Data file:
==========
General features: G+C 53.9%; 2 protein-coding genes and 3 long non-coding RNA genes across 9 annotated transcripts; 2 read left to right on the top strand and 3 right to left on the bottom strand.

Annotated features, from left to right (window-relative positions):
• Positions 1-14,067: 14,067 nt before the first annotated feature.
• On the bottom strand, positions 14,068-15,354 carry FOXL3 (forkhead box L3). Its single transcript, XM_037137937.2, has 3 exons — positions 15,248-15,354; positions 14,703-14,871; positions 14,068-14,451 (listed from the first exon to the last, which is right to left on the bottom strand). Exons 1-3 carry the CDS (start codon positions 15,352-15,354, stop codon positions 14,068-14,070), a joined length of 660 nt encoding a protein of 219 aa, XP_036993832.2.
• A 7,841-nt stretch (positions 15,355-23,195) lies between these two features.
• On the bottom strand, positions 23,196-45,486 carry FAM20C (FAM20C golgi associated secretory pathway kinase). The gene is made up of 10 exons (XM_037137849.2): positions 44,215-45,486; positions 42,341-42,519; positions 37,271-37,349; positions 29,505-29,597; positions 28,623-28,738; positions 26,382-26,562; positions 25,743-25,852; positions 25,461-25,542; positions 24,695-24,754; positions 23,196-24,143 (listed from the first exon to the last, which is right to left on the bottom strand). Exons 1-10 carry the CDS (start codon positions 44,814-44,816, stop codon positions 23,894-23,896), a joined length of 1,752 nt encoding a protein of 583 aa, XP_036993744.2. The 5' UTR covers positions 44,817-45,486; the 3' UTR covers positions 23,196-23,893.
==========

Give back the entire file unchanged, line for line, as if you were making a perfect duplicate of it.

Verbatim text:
General features: G+C 53.9%; 2 protein-coding genes and 3 long non-coding RNA genes across 9 annotated transcripts; 2 read left to right on the top strand and 3 right to left on the bottom strand.

Annotated features, from left to right (window-relative positions):
• Positions 1-14,067: 14,067 nt before the first annotated feature.
• On the bottom strand, positions 14,068-15,354 carry FOXL3 (forkhead box L3). Its single transcript, XM_037137937.2, has 3 exons — positions 15,248-15,354; positions 14,703-14,871; positions 14,068-14,451 (listed from the first exon to the last, which is right to left on the bottom strand). Exons 1-3 carry the CDS (start codon positions 15,352-15,354, stop codon positions 14,068-14,070), a joined length of 660 nt encoding a protein of 219 aa, XP_036993832.2.
• A 7,841-nt stretch (positions 15,355-23,195) lies between these two features.
• On the bottom strand, positions 23,196-45,486 carry FAM20C (FAM20C golgi associated secretory pathway kinase). The gene is made up of 10 exons (XM_037137849.2): positions 44,215-45,486; positions 42,341-42,519; positions 37,271-37,349; positions 29,505-29,597; positions 28,623-28,738; positions 26,382-26,562; positions 25,743-25,852; positions 25,461-25,542; positions 24,695-24,754; positions 23,196-24,143 (listed from the first exon to the last, which is right to left on the bottom strand). Exons 1-10 carry the CDS (start codon positions 44,814-44,816, stop codon positions 23,894-23,896), a joined length of 1,752 nt encoding a protein of 583 aa, XP_036993744.2. The 5' UTR covers positions 44,817-45,486; the 3' UTR covers positions 23,196-23,893.